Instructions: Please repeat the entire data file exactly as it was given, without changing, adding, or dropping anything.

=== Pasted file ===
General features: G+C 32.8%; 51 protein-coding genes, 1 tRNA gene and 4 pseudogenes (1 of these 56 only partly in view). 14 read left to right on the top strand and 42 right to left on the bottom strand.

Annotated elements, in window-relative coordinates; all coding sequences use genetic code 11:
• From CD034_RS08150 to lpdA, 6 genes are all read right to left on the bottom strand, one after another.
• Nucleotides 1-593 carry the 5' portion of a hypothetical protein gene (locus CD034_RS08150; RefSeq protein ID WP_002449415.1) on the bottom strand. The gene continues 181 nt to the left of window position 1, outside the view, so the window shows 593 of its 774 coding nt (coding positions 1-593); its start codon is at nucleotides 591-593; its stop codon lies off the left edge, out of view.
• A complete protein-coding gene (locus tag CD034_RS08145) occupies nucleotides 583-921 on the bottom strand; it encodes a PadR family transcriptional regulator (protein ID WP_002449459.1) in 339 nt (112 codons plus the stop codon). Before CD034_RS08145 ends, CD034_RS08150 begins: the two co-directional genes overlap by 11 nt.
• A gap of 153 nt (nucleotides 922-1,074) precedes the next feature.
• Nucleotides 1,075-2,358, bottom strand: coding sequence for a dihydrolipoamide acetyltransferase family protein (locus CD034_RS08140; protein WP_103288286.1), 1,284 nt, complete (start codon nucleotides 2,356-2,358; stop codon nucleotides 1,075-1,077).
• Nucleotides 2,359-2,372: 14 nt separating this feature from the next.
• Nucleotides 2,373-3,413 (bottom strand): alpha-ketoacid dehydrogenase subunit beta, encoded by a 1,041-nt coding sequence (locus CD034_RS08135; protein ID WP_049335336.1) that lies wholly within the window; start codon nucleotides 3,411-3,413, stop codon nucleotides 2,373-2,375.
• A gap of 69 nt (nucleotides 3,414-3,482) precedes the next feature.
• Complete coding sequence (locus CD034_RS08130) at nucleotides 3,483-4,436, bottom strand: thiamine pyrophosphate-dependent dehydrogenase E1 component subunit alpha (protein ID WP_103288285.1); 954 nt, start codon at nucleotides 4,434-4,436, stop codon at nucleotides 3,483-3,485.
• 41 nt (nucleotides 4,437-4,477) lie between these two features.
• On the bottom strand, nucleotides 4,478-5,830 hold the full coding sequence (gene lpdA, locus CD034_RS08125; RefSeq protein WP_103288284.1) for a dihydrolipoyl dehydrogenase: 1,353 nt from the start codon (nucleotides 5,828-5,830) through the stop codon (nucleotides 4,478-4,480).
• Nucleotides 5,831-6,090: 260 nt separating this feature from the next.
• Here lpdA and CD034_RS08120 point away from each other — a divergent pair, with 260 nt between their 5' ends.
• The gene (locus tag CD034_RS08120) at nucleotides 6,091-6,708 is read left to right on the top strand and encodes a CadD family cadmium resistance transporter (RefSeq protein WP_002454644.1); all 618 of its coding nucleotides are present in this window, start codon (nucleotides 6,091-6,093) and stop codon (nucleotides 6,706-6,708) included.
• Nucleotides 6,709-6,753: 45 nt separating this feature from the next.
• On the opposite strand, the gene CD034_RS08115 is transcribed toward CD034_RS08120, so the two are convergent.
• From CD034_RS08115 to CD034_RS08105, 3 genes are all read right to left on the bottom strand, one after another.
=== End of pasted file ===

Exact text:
General features: G+C 32.8%; 51 protein-coding genes, 1 tRNA gene and 4 pseudogenes (1 of these 56 only partly in view). 14 read left to right on the top strand and 42 right to left on the bottom strand.

Annotated elements, in window-relative coordinates; all coding sequences use genetic code 11:
• From CD034_RS08150 to lpdA, 6 genes are all read right to left on the bottom strand, one after another.
• Nucleotides 1-593 carry the 5' portion of a hypothetical protein gene (locus CD034_RS08150; RefSeq protein ID WP_002449415.1) on the bottom strand. The gene continues 181 nt to the left of window position 1, outside the view, so the window shows 593 of its 774 coding nt (coding positions 1-593); its start codon is at nucleotides 591-593; its stop codon lies off the left edge, out of view.
• A complete protein-coding gene (locus tag CD034_RS08145) occupies nucleotides 583-921 on the bottom strand; it encodes a PadR family transcriptional regulator (protein ID WP_002449459.1) in 339 nt (112 codons plus the stop codon). Before CD034_RS08145 ends, CD034_RS08150 begins: the two co-directional genes overlap by 11 nt.
• A gap of 153 nt (nucleotides 922-1,074) precedes the next feature.
• Nucleotides 1,075-2,358, bottom strand: coding sequence for a dihydrolipoamide acetyltransferase family protein (locus CD034_RS08140; protein WP_103288286.1), 1,284 nt, complete (start codon nucleotides 2,356-2,358; stop codon nucleotides 1,075-1,077).
• Nucleotides 2,359-2,372: 14 nt separating this feature from the next.
• Nucleotides 2,373-3,413 (bottom strand): alpha-ketoacid dehydrogenase subunit beta, encoded by a 1,041-nt coding sequence (locus CD034_RS08135; protein ID WP_049335336.1) that lies wholly within the window; start codon nucleotides 3,411-3,413, stop codon nucleotides 2,373-2,375.
• A gap of 69 nt (nucleotides 3,414-3,482) precedes the next feature.
• Complete coding sequence (locus CD034_RS08130) at nucleotides 3,483-4,436, bottom strand: thiamine pyrophosphate-dependent dehydrogenase E1 component subunit alpha (protein ID WP_103288285.1); 954 nt, start codon at nucleotides 4,434-4,436, stop codon at nucleotides 3,483-3,485.
• 41 nt (nucleotides 4,437-4,477) lie between these two features.
• On the bottom strand, nucleotides 4,478-5,830 hold the full coding sequence (gene lpdA, locus CD034_RS08125; RefSeq protein WP_103288284.1) for a dihydrolipoyl dehydrogenase: 1,353 nt from the start codon (nucleotides 5,828-5,830) through the stop codon (nucleotides 4,478-4,480).
• Nucleotides 5,831-6,090: 260 nt separating this feature from the next.
• Here lpdA and CD034_RS08120 point away from each other — a divergent pair, with 260 nt between their 5' ends.
• The gene (locus tag CD034_RS08120) at nucleotides 6,091-6,708 is read left to right on the top strand and encodes a CadD family cadmium resistance transporter (RefSeq protein WP_002454644.1); all 618 of its coding nucleotides are present in this window, start codon (nucleotides 6,091-6,093) and stop codon (nucleotides 6,706-6,708) included.
• Nucleotides 6,709-6,753: 45 nt separating this feature from the next.
• On the opposite strand, the gene CD034_RS08115 is transcribed toward CD034_RS08120, so the two are convergent.
• From CD034_RS08115 to CD034_RS08105, 3 genes are all read right to left on the bottom strand, one after another.